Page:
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Sunday, October 17, 2021

Frederick Cox autopsy report shows he was shot in the back

By Ivan Saul Cutler, Carolina Peacemaker / March 18, 2021

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Rev. Greg Drumwright (front with microphone), civil rights attorney Benjamin Crump (yellow tie), family members and advocates of the late Frederick Cox gather outside the Guilford County Courthouse in High Point, N.C. Photo by Ivan Saul Cutler/Carolina Peacemaker

HIGH POINT — A long anticipated state medical officer’s autopsy report on the gunshot death of 18-year-old Frederick Cox Jr. by an undercover sheriff’s deputy at a High Point funeral last November only intensified community anger and raised questions about the delay in a public response by the State Bureau of Investigation (SBI) and other law enforcement and prosecutorial authorities.

At a news conference this week on the steps of the Guilford County Court House in High Point, national civil rights lawyer Benjamin Crump dramatically pointed to an official anatomical diagram of where bullets struck the teenager. Quoting from the autopsy report, he said Cox had been gunned down by four shots, with at least two penetrating entries from behind, prompting gasps from community members and local advocates for truth and transparency.

With Cox’s mother and stepfather nearby, Crump continued, saying other bullets from the gun of an undercover Davidson County Sheriff’s Deputy struck Cox in his neck and front of left thigh.

Rev. Greg Drumwright (left) and Attorney Benjamin Crump (yellow tie) discuss Cox discuss the state’s autopsy findings on the late Frederick Cox alongside Cox’s family members. Cox was an 18-year-old unarmed High Point resident killed by a plain clothes Davidson County deputy while attending a funeral service in High Point (Guilford County). Photo by Ivan Saul Cutler/Carolina Peacemaker

“Your son is killed in the church by an undercover police officer and they haven’t said a word to you about why,” the civil rights lawyer said to the Cox family and friends who surrounded them with NAACP leaders James Adams, High Point branch president, and Rev. T. Anthony Spearman, state president.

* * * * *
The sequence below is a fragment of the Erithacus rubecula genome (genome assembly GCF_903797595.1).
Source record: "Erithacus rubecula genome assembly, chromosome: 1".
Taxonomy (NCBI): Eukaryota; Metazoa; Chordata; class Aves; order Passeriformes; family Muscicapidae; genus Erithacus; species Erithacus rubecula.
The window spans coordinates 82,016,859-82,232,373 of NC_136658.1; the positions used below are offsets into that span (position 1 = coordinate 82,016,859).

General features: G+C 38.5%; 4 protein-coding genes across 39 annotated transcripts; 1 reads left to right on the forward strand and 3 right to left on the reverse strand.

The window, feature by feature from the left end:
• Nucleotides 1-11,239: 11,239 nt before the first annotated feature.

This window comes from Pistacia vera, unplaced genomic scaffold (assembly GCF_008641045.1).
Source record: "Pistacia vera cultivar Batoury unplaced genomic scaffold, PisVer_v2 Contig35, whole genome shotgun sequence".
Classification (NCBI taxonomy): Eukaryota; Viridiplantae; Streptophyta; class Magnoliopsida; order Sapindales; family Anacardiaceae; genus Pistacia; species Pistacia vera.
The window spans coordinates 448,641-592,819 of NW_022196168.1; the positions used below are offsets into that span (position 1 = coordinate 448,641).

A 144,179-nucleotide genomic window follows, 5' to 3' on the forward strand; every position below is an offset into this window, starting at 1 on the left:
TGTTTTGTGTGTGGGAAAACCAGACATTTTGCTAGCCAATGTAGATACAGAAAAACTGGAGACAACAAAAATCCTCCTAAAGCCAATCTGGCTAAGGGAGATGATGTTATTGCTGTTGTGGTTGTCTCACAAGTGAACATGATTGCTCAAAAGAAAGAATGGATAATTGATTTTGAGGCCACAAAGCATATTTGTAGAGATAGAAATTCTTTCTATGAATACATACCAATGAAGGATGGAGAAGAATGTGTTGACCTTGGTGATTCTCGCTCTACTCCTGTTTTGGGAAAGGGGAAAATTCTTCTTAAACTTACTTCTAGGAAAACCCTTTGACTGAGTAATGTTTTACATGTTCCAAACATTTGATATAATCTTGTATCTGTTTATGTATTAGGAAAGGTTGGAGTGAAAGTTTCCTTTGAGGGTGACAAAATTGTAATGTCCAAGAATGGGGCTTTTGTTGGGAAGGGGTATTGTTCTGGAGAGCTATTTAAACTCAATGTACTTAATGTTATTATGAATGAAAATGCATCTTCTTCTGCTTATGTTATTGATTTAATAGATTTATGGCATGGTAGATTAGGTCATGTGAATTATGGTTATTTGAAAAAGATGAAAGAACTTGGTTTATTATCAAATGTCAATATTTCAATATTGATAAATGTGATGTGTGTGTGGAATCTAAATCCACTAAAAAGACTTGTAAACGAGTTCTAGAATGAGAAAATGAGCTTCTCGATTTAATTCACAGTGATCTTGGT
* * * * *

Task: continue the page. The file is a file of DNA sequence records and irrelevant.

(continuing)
Throughout the news conference, Cox was heralded a hero, dying while shielding people entering the Living Water Baptist Church in panic after a memorial service on November 8, 2020, when gunshots erupted from two passing vehicles on Brentwood Street.

The autopsy report indicated no firearm residue on Cox’s hands, indicating he had not fired a gun, contradicting early reports and supporting eyewitnesses and families that he did not have a gun in his possession.

Since the shooting, the Cox legal team, family members and supporters have asserted that the teenager was killed without cause, prompting a sustained chorus of “Fred should not be dead” led by Crump and Rev. Greg Drumwright, a Greensboro pastor, activist in voting rights, social justice and participant in the past events with the Cox family.

“It is very clear to us why Fred should not be dead, because Fred was literally going inside the church, reaching for the door,” Drumwright said. “People are starting to get the message that Fred should not be dead.”

Raising his fist, the pastor declared, “We are going to pour resources into this case until we get answers,” demanding “truth and accountability for this family” because “Fred was not a gang member and was attending a funeral of a friend and ended up dying.” Visibly shaken, Drumwright said he, the Cox family and community are personally insulted that they were led to believe false information that “Fred was a thug that died at a thug’s funeral.”

Both Crump and Drumwright demanded the SBI release its investigations, and that the district attorneys in Davidson and Guilford County need to respond. Crump said the SBI has been delaying the release of its investigation, saying the other high profile police shootings/killings of unarmed African Americans with which he has been involved — killing of George Floyd, Breonna Taylor, Ahmaud Arbury and others — were concluded much faster.

He said Cox’s mother had been interviewed once by law enforcement, and that other eyewitnesses had not been interviewed, including Vivian Wright and 13-year-old son Tavaris Wright, whom the slain teenager is credited with saving their lives. In weeks following the shooting, young Tarvaris wrote a passionate letter to the Cox family, declaring, “Fred is my hero.”

Now that the autopsy has been released, the SBI has no more excuses to delay, he said, referring to earlier responses from the agency.

“This autopsy report tells us more than SBI has told this broken-hearted mother and family,” Crump said. “They’re having to solve it on their own. We’re here to declare today that SBI has no more excuses. We’re demanding that you either charge the officer or release the investigation to the public. It’s about truth and transparency. It doesn’t matter if the officer violated his policies and procedures. It’s about the truth. It’s about accountability.”

Hours after the news conference, the SBI said it can’t be certain when the Cox investigation report will be released and at that time it will be shared with the district attorneys in Guilford and Davidson counties within a week or so.




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Since 1967, the Carolina Peacemaker has served as North Carolina’s leading news weekly with a national reputation. Founded by Dr. John Kilimanjaro, the newspaper is published by Carolina Newspaper, Inc.

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